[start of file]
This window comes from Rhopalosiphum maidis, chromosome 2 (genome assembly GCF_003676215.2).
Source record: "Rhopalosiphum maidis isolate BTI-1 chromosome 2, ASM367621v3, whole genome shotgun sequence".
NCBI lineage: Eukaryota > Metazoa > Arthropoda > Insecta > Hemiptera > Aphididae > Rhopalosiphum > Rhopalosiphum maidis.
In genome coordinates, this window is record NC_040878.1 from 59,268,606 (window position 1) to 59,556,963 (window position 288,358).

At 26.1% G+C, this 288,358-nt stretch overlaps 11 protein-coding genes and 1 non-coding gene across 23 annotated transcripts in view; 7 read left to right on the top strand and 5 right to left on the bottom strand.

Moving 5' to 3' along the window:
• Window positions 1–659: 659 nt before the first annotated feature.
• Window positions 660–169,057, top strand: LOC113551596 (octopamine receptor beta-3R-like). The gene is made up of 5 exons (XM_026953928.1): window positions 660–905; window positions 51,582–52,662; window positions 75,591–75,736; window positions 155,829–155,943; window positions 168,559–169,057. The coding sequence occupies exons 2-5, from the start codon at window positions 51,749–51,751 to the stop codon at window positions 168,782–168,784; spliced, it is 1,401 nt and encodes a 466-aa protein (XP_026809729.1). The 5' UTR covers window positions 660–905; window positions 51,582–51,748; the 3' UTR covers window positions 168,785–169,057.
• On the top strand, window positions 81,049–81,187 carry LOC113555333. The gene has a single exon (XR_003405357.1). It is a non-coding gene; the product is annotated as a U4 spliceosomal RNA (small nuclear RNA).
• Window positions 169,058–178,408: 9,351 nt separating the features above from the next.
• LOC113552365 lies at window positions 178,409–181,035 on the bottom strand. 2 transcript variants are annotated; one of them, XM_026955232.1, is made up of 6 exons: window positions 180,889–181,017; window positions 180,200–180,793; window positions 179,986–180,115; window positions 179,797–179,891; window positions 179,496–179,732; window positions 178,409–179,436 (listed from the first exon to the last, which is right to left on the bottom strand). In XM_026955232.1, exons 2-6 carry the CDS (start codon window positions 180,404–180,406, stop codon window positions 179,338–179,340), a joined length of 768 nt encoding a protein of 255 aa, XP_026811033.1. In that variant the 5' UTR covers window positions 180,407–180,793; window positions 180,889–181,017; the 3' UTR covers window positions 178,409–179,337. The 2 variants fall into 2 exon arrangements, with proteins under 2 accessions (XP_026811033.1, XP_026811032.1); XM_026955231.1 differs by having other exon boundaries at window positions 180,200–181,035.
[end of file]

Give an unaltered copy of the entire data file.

This window comes from Rhopalosiphum maidis, chromosome 2 (genome assembly GCF_003676215.2).
Source record: "Rhopalosiphum maidis isolate BTI-1 chromosome 2, ASM367621v3, whole genome shotgun sequence".
NCBI lineage: Eukaryota > Metazoa > Arthropoda > Insecta > Hemiptera > Aphididae > Rhopalosiphum > Rhopalosiphum maidis.
In genome coordinates, this window is record NC_040878.1 from 59,268,606 (window position 1) to 59,556,963 (window position 288,358).

At 26.1% G+C, this 288,358-nt stretch overlaps 11 protein-coding genes and 1 non-coding gene across 23 annotated transcripts in view; 7 read left to right on the top strand and 5 right to left on the bottom strand.

Moving 5' to 3' along the window:
• Window positions 1–659: 659 nt before the first annotated feature.
• Window positions 660–169,057, top strand: LOC113551596 (octopamine receptor beta-3R-like). The gene is made up of 5 exons (XM_026953928.1): window positions 660–905; window positions 51,582–52,662; window positions 75,591–75,736; window positions 155,829–155,943; window positions 168,559–169,057. The coding sequence occupies exons 2-5, from the start codon at window positions 51,749–51,751 to the stop codon at window positions 168,782–168,784; spliced, it is 1,401 nt and encodes a 466-aa protein (XP_026809729.1). The 5' UTR covers window positions 660–905; window positions 51,582–51,748; the 3' UTR covers window positions 168,785–169,057.
• On the top strand, window positions 81,049–81,187 carry LOC113555333. The gene has a single exon (XR_003405357.1). It is a non-coding gene; the product is annotated as a U4 spliceosomal RNA (small nuclear RNA).
• Window positions 169,058–178,408: 9,351 nt separating the features above from the next.
• LOC113552365 lies at window positions 178,409–181,035 on the bottom strand. 2 transcript variants are annotated; one of them, XM_026955232.1, is made up of 6 exons: window positions 180,889–181,017; window positions 180,200–180,793; window positions 179,986–180,115; window positions 179,797–179,891; window positions 179,496–179,732; window positions 178,409–179,436 (listed from the first exon to the last, which is right to left on the bottom strand). In XM_026955232.1, exons 2-6 carry the CDS (start codon window positions 180,404–180,406, stop codon window positions 179,338–179,340), a joined length of 768 nt encoding a protein of 255 aa, XP_026811033.1. In that variant the 5' UTR covers window positions 180,407–180,793; window positions 180,889–181,017; the 3' UTR covers window positions 178,409–179,337. The 2 variants fall into 2 exon arrangements, with proteins under 2 accessions (XP_026811033.1, XP_026811032.1); XM_026955231.1 differs by having other exon boundaries at window positions 180,200–181,035.